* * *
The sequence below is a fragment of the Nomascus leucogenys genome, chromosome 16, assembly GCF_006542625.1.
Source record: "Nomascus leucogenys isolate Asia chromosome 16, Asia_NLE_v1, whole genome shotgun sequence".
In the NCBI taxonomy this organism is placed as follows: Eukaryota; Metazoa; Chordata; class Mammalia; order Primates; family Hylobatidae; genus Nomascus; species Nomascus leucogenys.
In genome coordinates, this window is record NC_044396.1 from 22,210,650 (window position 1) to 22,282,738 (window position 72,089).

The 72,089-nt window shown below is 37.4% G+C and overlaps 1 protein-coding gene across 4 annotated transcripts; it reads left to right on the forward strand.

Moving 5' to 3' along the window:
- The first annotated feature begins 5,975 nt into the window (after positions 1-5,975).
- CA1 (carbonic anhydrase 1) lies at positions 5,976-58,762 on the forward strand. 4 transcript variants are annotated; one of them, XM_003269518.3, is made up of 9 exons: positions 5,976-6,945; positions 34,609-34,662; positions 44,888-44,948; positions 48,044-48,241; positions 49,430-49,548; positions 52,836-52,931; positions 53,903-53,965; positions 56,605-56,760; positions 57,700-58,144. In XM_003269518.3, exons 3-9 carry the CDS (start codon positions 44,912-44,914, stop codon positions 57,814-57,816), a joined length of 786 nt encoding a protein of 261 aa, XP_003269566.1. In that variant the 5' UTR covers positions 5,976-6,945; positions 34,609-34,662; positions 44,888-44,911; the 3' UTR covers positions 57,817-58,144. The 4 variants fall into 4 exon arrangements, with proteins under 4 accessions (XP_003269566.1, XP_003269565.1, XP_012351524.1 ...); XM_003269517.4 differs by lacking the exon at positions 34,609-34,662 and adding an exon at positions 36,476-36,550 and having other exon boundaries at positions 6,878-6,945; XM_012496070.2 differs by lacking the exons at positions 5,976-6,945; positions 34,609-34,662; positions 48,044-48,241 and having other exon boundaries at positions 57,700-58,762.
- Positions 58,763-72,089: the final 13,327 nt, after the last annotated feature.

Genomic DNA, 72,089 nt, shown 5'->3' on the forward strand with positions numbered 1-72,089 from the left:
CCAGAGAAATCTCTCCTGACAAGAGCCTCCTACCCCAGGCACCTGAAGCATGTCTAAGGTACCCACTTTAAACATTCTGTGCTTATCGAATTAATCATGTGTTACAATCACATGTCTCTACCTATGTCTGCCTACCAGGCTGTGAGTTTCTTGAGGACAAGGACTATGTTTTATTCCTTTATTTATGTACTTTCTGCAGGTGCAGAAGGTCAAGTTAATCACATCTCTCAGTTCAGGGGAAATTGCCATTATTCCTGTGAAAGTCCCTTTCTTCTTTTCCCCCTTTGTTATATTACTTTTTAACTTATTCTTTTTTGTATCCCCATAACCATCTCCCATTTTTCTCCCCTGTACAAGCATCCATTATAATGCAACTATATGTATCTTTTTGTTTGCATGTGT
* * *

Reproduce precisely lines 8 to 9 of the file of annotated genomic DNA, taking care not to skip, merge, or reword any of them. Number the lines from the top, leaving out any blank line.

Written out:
- CA1 (carbonic anhydrase 1) lies at positions 5,976-58,762 on the forward strand. 4 transcript variants are annotated; one of them, XM_003269518.3, is made up of 9 exons: positions 5,976-6,945; positions 34,609-34,662; positions 44,888-44,948; positions 48,044-48,241; positions 49,430-49,548; positions 52,836-52,931; positions 53,903-53,965; positions 56,605-56,760; positions 57,700-58,144. In XM_003269518.3, exons 3-9 carry the CDS (start codon positions 44,912-44,914, stop codon positions 57,814-57,816), a joined length of 786 nt encoding a protein of 261 aa, XP_003269566.1. In that variant the 5' UTR covers positions 5,976-6,945; positions 34,609-34,662; positions 44,888-44,911; the 3' UTR covers positions 57,817-58,144. The 4 variants fall into 4 exon arrangements, with proteins under 4 accessions (XP_003269566.1, XP_003269565.1, XP_012351524.1 ...); XM_003269517.4 differs by lacking the exon at positions 34,609-34,662 and adding an exon at positions 36,476-36,550 and having other exon boundaries at positions 6,878-6,945; XM_012496070.2 differs by lacking the exons at positions 5,976-6,945; positions 34,609-34,662; positions 48,044-48,241 and having other exon boundaries at positions 57,700-58,762.
- Positions 58,763-72,089: the final 13,327 nt, after the last annotated feature.